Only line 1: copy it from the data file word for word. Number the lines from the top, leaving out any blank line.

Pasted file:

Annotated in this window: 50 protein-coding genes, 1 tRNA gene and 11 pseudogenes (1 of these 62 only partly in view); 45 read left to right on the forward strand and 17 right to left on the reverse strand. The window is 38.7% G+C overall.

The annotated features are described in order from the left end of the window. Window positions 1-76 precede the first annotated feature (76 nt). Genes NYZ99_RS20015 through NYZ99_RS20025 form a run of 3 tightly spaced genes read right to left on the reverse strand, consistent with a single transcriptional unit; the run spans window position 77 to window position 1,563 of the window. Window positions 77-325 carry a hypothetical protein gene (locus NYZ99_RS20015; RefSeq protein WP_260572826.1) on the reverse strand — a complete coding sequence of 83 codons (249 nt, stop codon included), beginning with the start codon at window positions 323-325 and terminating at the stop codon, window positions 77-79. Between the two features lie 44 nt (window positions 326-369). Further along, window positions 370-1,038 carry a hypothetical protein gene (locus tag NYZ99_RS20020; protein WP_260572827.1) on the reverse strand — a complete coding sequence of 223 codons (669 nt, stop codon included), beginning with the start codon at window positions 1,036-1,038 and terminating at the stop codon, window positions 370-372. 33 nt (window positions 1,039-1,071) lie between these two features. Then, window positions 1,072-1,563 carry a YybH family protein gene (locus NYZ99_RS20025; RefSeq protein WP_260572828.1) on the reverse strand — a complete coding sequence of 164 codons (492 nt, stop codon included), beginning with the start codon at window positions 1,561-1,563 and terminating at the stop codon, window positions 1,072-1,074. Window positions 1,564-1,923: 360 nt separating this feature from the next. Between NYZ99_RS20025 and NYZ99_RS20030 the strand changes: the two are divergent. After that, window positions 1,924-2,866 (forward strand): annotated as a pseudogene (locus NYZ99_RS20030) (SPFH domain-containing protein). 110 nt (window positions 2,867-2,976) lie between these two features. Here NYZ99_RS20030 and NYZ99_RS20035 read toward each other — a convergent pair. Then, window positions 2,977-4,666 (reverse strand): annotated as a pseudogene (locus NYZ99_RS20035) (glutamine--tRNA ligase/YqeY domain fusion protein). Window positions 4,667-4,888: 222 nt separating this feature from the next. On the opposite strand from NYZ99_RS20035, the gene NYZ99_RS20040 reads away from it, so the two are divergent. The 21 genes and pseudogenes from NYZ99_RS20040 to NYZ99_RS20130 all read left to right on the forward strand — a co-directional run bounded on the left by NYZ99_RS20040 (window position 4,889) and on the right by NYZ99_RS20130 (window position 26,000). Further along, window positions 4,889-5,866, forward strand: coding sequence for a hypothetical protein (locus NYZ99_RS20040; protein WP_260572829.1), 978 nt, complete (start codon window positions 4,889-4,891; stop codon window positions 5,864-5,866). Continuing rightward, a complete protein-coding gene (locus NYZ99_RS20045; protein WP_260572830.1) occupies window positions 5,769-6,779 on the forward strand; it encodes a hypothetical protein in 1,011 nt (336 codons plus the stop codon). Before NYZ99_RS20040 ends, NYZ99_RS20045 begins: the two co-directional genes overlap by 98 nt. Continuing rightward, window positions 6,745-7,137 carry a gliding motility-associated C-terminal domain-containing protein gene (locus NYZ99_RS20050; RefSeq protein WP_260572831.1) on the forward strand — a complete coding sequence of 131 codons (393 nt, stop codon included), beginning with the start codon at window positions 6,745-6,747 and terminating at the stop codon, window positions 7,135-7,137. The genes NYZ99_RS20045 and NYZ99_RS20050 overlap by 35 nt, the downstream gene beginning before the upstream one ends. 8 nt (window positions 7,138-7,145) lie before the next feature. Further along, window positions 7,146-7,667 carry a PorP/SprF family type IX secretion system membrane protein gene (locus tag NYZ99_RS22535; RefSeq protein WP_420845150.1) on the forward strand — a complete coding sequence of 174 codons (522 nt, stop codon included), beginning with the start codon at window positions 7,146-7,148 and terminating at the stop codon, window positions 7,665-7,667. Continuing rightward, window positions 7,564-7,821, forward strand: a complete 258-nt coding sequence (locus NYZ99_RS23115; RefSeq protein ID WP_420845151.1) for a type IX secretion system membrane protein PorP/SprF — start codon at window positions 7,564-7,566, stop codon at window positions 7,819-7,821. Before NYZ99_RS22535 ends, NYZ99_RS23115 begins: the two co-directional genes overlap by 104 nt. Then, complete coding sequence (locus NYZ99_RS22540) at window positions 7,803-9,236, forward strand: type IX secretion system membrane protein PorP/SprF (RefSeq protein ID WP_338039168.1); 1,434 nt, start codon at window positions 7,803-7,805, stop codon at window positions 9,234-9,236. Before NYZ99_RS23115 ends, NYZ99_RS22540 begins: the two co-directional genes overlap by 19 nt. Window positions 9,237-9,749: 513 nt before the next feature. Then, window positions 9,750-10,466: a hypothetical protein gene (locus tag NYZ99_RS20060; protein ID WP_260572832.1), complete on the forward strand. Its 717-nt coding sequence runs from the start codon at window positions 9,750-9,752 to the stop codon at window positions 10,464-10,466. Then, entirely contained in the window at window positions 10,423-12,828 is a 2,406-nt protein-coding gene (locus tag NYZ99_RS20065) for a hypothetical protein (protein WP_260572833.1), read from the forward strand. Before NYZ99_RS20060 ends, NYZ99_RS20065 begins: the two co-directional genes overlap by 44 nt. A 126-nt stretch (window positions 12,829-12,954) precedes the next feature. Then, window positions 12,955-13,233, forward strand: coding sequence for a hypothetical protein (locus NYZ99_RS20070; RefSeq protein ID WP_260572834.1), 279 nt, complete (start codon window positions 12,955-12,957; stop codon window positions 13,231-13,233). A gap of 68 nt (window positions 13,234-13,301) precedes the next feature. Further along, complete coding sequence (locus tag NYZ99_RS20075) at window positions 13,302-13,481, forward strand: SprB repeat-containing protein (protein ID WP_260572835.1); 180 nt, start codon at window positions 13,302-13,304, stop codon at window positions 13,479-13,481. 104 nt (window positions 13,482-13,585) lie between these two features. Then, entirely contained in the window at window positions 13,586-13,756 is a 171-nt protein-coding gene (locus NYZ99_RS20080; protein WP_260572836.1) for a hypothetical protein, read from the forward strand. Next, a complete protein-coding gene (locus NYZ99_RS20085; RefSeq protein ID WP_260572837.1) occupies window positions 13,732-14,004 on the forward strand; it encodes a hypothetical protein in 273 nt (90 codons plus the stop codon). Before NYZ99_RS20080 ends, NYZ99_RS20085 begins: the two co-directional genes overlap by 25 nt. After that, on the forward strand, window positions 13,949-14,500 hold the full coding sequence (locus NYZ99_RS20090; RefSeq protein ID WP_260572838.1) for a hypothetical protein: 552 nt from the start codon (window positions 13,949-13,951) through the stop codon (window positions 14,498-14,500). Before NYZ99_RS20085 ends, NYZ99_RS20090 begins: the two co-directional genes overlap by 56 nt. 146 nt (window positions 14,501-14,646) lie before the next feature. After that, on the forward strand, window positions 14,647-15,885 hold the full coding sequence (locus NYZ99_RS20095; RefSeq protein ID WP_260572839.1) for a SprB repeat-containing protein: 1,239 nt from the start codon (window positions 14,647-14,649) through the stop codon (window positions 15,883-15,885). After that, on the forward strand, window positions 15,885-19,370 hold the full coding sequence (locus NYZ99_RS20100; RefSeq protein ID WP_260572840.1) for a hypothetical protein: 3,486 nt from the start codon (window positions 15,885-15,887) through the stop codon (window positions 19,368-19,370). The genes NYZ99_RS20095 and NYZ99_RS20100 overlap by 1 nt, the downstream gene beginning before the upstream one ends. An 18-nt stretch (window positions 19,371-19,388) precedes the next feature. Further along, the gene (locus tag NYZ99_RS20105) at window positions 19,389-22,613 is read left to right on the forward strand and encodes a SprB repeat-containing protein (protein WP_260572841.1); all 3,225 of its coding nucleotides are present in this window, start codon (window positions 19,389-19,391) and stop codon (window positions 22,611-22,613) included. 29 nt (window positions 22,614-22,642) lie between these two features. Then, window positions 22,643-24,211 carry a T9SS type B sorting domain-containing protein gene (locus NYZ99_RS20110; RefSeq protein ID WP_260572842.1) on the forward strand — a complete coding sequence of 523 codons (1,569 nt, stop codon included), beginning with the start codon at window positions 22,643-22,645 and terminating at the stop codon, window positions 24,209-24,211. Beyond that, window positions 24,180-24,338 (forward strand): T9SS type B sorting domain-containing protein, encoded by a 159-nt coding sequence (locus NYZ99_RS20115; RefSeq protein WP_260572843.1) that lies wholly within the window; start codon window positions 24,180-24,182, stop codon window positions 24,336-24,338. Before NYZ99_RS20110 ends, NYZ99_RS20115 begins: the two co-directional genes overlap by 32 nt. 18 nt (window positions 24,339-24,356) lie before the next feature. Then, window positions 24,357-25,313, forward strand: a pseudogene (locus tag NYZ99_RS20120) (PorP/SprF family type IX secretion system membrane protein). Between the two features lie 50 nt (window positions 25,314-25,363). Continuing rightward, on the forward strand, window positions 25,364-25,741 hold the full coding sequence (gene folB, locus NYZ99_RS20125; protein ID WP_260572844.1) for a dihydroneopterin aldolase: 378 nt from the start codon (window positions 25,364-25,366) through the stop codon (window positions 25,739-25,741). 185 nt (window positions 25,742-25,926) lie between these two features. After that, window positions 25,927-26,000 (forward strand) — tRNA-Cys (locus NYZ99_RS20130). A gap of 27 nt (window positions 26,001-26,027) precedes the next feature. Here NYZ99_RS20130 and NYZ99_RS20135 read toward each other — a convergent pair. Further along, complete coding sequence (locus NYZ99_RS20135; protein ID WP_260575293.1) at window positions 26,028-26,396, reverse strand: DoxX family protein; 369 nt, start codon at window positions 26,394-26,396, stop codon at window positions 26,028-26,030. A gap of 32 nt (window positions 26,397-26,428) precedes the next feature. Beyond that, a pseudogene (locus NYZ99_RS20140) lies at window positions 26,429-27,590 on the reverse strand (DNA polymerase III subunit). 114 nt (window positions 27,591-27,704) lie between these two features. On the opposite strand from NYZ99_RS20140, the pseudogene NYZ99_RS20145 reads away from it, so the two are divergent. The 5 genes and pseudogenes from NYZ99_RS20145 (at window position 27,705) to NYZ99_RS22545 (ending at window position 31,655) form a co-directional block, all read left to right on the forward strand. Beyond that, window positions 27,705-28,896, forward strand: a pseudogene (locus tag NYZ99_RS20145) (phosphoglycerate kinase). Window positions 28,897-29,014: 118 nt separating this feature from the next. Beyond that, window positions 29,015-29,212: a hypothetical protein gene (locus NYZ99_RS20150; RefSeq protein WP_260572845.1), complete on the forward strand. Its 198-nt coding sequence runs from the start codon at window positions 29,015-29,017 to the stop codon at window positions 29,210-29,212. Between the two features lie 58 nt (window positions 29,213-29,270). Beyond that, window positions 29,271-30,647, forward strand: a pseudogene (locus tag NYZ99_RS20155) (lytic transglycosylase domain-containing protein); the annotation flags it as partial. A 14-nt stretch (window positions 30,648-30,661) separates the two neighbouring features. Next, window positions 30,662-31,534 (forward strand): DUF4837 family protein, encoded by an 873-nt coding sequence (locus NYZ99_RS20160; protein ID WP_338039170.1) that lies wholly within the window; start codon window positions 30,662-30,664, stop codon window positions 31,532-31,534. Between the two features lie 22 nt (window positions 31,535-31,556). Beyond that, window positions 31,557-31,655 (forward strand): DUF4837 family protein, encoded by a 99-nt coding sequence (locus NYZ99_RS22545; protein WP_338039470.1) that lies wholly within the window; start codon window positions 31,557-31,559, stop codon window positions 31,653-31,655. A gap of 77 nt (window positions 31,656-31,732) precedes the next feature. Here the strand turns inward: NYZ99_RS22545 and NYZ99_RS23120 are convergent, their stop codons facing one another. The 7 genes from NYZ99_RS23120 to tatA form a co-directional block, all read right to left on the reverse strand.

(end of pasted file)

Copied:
Annotated in this window: 50 protein-coding genes, 1 tRNA gene and 11 pseudogenes (1 of these 62 only partly in view); 45 read left to right on the forward strand and 17 right to left on the reverse strand. The window is 38.7% G+C overall.